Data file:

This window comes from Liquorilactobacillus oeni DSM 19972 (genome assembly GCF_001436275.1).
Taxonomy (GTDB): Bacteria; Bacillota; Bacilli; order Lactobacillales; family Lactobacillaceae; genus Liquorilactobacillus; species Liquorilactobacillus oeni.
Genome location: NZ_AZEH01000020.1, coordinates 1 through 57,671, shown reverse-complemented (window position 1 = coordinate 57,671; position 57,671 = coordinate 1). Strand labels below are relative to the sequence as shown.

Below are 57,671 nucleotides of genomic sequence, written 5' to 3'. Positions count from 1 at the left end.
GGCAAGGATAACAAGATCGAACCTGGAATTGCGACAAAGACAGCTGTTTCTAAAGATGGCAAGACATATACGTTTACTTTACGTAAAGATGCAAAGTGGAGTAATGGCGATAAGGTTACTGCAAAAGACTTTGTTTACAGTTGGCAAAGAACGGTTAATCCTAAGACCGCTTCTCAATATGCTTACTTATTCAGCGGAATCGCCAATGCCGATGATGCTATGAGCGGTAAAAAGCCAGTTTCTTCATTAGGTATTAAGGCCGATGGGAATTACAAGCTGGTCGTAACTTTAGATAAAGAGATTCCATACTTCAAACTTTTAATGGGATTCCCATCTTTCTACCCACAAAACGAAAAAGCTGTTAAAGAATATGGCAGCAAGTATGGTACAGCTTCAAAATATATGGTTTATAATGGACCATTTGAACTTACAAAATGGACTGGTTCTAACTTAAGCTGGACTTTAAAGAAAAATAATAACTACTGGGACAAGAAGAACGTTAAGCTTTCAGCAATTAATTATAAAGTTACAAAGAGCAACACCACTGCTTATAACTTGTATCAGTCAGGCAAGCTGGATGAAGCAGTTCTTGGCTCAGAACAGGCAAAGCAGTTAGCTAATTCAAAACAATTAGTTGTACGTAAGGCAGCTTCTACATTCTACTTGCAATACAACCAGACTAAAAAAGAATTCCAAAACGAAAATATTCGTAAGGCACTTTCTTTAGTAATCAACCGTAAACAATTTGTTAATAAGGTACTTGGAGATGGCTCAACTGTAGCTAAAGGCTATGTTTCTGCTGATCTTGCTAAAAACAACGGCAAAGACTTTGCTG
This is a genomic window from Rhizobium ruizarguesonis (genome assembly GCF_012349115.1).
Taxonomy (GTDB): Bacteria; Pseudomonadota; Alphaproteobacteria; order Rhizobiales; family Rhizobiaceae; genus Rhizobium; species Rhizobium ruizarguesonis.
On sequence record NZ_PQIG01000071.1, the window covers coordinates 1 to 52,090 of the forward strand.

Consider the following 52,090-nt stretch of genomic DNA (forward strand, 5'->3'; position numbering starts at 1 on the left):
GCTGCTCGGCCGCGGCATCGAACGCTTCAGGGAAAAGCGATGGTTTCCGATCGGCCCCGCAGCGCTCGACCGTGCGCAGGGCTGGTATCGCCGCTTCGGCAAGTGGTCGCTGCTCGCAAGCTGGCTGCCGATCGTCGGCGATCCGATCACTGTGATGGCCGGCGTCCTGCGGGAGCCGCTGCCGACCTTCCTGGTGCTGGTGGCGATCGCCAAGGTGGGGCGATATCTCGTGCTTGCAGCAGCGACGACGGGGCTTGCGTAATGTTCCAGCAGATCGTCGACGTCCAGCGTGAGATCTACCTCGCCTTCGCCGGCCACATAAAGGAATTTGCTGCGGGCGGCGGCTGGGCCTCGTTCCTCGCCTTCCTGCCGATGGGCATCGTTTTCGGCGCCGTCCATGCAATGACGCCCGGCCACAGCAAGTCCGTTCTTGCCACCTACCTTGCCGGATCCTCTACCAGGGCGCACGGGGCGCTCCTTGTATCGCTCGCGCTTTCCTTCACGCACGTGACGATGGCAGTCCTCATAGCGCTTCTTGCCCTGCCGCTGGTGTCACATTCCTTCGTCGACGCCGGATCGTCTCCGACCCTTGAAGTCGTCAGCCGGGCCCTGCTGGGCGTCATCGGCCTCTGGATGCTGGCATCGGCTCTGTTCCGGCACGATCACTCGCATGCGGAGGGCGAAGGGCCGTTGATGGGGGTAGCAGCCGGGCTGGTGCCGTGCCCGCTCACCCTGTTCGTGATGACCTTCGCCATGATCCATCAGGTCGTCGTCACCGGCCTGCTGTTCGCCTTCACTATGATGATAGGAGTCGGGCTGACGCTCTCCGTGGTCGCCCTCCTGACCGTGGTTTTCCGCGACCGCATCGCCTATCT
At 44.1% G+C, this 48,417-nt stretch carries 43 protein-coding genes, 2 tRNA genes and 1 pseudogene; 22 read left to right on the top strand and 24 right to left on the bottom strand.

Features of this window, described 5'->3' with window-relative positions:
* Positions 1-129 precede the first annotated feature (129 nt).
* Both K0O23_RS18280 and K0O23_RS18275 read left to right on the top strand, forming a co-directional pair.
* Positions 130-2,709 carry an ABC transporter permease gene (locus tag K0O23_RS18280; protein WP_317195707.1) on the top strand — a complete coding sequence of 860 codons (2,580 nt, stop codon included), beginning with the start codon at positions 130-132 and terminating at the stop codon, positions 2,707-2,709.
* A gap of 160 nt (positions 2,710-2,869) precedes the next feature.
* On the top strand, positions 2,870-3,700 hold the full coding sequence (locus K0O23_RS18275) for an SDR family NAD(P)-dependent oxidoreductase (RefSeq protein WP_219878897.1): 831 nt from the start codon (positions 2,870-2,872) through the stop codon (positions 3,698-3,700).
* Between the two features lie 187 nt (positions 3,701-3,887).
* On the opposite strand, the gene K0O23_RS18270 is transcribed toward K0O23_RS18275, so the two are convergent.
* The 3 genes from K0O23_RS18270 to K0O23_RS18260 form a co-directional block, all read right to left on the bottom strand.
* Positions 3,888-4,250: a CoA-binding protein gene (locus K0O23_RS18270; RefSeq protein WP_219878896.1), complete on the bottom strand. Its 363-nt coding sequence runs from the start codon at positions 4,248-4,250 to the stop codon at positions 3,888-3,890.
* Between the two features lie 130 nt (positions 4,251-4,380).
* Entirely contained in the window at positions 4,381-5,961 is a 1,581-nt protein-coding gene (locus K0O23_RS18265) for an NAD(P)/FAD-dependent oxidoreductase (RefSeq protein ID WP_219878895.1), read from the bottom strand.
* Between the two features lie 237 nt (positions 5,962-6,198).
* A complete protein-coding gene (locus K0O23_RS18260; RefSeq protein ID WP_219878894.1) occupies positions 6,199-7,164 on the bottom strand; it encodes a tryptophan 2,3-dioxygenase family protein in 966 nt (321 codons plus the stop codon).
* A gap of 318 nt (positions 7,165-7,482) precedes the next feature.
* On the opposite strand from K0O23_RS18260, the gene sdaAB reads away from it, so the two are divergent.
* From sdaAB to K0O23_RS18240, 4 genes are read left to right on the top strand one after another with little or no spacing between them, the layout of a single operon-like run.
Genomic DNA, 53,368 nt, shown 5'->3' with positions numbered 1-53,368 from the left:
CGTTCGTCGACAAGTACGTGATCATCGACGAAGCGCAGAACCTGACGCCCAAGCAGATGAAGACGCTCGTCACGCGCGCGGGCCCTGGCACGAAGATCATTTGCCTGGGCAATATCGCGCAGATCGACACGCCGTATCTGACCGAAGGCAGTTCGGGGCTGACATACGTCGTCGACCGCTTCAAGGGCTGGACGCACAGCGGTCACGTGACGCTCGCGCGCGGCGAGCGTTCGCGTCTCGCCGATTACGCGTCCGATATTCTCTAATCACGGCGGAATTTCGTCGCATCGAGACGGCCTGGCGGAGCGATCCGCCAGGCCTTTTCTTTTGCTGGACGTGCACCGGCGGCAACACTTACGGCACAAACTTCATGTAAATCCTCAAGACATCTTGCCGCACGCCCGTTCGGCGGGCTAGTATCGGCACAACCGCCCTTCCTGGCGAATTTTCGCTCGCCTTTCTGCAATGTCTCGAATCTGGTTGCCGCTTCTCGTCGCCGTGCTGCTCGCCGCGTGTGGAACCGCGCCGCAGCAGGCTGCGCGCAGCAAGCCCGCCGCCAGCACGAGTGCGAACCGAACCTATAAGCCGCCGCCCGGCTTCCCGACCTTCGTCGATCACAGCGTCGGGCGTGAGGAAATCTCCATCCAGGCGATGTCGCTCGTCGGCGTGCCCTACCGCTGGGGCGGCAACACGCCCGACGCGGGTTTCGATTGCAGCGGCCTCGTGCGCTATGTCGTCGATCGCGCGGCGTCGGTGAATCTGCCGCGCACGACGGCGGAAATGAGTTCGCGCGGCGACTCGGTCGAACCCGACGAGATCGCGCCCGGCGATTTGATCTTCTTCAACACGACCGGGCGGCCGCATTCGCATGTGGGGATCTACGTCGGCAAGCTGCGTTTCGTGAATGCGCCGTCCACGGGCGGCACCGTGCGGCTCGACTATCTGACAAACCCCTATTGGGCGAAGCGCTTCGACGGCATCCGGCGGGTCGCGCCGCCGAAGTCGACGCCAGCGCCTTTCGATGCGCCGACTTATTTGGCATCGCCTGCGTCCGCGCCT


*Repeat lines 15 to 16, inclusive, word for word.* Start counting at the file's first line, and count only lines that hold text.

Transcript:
* Positions 130-2,709 carry an ABC transporter permease gene (locus tag K0O23_RS18280; protein WP_317195707.1) on the top strand — a complete coding sequence of 860 codons (2,580 nt, stop codon included), beginning with the start codon at positions 130-132 and terminating at the stop codon, positions 2,707-2,709.
* A gap of 160 nt (positions 2,710-2,869) precedes the next feature.